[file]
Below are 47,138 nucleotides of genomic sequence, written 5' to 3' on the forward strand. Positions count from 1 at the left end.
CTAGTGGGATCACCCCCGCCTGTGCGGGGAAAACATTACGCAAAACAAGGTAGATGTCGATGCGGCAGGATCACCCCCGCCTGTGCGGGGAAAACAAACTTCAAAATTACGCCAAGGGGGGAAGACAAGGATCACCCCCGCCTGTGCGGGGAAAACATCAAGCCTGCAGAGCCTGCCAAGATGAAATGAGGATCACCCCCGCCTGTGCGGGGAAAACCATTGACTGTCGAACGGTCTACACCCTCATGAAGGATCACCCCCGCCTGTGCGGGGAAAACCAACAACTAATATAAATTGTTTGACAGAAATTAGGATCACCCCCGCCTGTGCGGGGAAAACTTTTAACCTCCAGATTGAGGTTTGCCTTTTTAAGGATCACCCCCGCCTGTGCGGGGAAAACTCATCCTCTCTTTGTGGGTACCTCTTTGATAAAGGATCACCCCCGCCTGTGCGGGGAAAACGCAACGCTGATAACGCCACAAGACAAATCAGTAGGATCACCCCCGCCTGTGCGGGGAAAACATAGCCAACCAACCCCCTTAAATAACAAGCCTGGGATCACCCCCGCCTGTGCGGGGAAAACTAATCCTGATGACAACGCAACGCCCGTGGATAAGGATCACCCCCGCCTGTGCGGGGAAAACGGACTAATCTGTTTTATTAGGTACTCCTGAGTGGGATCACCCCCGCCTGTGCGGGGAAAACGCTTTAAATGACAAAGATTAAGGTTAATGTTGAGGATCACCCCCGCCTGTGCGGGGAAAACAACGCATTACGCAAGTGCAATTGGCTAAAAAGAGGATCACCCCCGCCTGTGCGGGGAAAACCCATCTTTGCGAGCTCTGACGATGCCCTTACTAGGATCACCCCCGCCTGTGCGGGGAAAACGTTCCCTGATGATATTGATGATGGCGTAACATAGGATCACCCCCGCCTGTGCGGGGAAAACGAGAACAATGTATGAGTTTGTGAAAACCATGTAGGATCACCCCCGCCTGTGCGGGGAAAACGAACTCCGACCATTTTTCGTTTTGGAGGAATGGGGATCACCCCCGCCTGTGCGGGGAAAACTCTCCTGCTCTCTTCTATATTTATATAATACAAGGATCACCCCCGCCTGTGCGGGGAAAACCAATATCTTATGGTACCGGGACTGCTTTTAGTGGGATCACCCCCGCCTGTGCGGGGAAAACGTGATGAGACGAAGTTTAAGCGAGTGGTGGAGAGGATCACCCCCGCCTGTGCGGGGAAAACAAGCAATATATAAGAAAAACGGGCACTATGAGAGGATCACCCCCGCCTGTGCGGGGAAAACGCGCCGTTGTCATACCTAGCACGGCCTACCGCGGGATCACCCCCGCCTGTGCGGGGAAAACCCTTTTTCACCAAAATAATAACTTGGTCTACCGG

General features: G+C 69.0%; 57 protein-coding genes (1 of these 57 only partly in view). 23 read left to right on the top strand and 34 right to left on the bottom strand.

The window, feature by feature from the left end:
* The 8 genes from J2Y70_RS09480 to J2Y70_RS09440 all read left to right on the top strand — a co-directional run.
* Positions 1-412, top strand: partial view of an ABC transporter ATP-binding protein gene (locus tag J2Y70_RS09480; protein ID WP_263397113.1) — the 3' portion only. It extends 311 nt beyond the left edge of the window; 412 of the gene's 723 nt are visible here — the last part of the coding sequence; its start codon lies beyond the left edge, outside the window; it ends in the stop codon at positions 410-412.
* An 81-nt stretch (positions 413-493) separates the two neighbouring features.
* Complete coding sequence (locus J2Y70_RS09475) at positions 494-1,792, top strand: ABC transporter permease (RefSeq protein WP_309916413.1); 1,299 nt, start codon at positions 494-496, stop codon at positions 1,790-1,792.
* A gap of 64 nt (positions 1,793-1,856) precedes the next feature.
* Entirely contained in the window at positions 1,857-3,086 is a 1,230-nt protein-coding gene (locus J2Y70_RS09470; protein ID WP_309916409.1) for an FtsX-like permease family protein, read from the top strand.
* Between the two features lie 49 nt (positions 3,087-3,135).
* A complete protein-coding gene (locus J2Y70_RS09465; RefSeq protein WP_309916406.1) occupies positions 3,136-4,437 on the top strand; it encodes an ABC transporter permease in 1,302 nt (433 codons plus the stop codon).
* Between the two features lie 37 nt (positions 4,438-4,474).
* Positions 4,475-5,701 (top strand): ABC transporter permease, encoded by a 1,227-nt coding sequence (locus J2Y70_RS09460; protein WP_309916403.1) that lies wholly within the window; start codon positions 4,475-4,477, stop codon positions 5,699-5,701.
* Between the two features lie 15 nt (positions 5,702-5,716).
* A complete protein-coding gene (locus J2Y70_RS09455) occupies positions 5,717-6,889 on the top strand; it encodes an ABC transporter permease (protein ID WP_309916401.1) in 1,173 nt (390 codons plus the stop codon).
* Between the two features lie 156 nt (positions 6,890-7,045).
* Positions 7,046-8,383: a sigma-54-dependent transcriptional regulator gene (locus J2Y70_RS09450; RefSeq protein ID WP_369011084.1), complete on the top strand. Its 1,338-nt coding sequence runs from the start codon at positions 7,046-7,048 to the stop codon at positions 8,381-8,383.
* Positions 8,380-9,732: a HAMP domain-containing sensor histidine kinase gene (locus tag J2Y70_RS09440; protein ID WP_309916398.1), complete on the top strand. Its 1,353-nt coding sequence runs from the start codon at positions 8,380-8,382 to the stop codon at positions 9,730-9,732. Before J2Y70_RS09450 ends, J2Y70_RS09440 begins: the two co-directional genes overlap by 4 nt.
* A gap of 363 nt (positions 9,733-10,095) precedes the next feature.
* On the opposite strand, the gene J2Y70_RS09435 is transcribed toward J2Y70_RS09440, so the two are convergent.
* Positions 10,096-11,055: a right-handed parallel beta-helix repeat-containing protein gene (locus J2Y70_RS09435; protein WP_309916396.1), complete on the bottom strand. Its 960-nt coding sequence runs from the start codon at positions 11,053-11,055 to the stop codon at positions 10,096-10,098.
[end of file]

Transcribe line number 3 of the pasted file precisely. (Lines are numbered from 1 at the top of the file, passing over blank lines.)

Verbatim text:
General features: G+C 69.0%; 57 protein-coding genes (1 of these 57 only partly in view). 23 read left to right on the top strand and 34 right to left on the bottom strand.